I’m delighted to welcome you to my blog. I’m excited to be starting a conversation with you about… conversation. I believe that talking together is central in our lives. If we improve how we converse, we enrich our lives.
I was struck recently by Michael Parkinson’s decision to return to TV after retiring several years ago. “Parky” is 76 years old and has interviewed many celebrities, such as Muhammad Ali, David and Victoria Beckham, Meg Ryan and Helen Mirren. His promise is to put his guests back in the spotlight, as he observes many talk show hosts make the conversation more about themselves than about their guests.
This made me think how easy it is to become self-absorbed. When we’re overly concerned about how we’re showing up – whether we’re funny, attractive or confident enough – we’re less available to talk with other people. Our own inner dialogue is more important than the conversation we’re having with another person.
Karen and Sarah at Sarah's 40th Birthday Party
A couple of years ago, my dear friend Karen stayed with me the night before I was due to run a masterclass on dialogue for the British Psychological Society. It was the first time she’d spent a night away from her 18-month-old son Samuel, who is also my godson. He had been to hospital with breathing problems several times recently. Leaving him for 24 hours was a big step.
After we’d cleared the dinner table, Karen paused and quietly said, “I hope that what I say next won’t hurt our friendship.”
“What’s up?” I asked, my heart starting to thump loudly in my chest.
“Well,” she replied, “when I’ve talked about Samuel’s health, you’ve been quick to move the conversation on. It’s the most important thing going on in my life at the moment and I’m feeling really upset.” She burst into tears.
I felt awful. Here I was preparing to run a workshop on dialogue for 20 psychologists and being completely insensitive to the needs of my best friend.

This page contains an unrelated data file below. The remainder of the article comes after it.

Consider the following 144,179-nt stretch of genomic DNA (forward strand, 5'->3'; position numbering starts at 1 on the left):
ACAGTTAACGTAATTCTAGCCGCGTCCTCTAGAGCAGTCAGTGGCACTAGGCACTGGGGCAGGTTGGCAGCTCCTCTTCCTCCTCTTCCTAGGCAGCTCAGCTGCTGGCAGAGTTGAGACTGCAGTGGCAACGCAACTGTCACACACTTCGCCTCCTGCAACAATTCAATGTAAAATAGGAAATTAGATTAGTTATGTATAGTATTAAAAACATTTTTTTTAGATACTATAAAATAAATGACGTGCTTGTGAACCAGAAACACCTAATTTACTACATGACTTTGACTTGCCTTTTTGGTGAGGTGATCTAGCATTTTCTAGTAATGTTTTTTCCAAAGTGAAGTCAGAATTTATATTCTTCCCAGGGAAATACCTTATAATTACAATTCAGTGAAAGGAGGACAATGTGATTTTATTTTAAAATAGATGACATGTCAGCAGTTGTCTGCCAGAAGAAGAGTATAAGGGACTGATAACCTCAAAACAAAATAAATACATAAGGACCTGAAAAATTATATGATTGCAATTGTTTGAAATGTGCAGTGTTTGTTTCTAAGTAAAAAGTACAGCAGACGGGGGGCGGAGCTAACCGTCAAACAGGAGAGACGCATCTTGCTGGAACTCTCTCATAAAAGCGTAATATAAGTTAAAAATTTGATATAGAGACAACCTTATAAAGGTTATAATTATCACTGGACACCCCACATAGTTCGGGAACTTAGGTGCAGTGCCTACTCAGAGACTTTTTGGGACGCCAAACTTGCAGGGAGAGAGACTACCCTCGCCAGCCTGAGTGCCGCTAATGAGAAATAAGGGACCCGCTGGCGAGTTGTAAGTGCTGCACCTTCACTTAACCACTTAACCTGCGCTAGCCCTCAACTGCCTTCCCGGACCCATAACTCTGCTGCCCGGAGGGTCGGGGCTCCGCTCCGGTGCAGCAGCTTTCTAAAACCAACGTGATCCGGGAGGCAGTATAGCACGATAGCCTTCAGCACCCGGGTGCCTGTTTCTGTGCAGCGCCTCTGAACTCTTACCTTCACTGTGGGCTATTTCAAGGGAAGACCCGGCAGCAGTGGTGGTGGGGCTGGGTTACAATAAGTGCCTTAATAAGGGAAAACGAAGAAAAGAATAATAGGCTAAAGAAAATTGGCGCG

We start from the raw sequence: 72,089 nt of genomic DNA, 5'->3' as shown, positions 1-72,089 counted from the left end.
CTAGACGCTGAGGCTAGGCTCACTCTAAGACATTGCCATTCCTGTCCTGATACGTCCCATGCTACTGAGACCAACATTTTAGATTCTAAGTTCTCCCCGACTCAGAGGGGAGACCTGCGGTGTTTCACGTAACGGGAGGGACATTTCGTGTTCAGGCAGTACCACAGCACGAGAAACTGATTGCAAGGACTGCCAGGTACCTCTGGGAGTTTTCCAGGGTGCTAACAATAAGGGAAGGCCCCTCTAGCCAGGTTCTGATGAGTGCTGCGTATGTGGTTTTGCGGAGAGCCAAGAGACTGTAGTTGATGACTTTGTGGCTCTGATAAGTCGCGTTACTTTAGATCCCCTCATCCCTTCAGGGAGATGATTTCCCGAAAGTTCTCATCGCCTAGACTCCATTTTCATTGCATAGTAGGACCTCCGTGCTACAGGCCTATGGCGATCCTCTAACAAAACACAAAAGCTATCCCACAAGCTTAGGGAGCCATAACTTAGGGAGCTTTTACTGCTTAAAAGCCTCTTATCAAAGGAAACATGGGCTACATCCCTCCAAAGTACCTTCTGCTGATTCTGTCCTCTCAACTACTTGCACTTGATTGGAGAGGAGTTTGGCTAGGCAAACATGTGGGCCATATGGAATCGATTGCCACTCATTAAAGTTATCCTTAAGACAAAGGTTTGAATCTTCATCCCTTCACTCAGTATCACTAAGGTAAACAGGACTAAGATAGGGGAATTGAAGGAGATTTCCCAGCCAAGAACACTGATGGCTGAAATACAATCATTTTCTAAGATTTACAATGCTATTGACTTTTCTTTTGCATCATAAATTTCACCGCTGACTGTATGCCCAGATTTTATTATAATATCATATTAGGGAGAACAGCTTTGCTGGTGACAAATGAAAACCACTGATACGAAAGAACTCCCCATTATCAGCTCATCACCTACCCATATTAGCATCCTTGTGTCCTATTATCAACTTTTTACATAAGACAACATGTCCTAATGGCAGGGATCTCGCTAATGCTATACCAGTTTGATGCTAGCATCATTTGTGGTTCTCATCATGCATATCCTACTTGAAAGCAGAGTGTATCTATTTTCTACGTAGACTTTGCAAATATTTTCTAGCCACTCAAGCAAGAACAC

“I am so sorry,” I said. “I’m distracted and anxious about tomorrow. Tell me what’s troubling you …?”
Karen had given me some valuable feedback about how self-absorbed I’d become and how this was problematic for our conversation. We later decided that, because of her honesty, this exchange had actually deepened our friendship.
Talking together brings many benefits. A conversation:
- Forms friendships
- Brings comfort
- Airs issues
- Informs our decisions
- Creates new ideas
- Deepens connections
- Changes how we think about things.
No wonder we spend so much of our time talking!
In 2010, a Courage Beer survey revealed how much we talk in our everyday lives. In a sample of 3,000 British adults, the typical person had 27 conversations a day, lasting an average of 10 minutes each. This adds up to a rather staggering 4.5 hours a day talking.
Even more startling was that, while conversations were commonplace, nearly half of them (43 per cent) were deemed pointless. More meaningful talk would make a huge difference to the quality of our lives. And so to the question: What makes a good conversation?
I look forward to exploring with you how we can expand our capacity to talk, even when there are tough things to say. I welcome your comments, queries and insights, and I want to hear your stories about the power of conversation, for good or for ill, in your lives.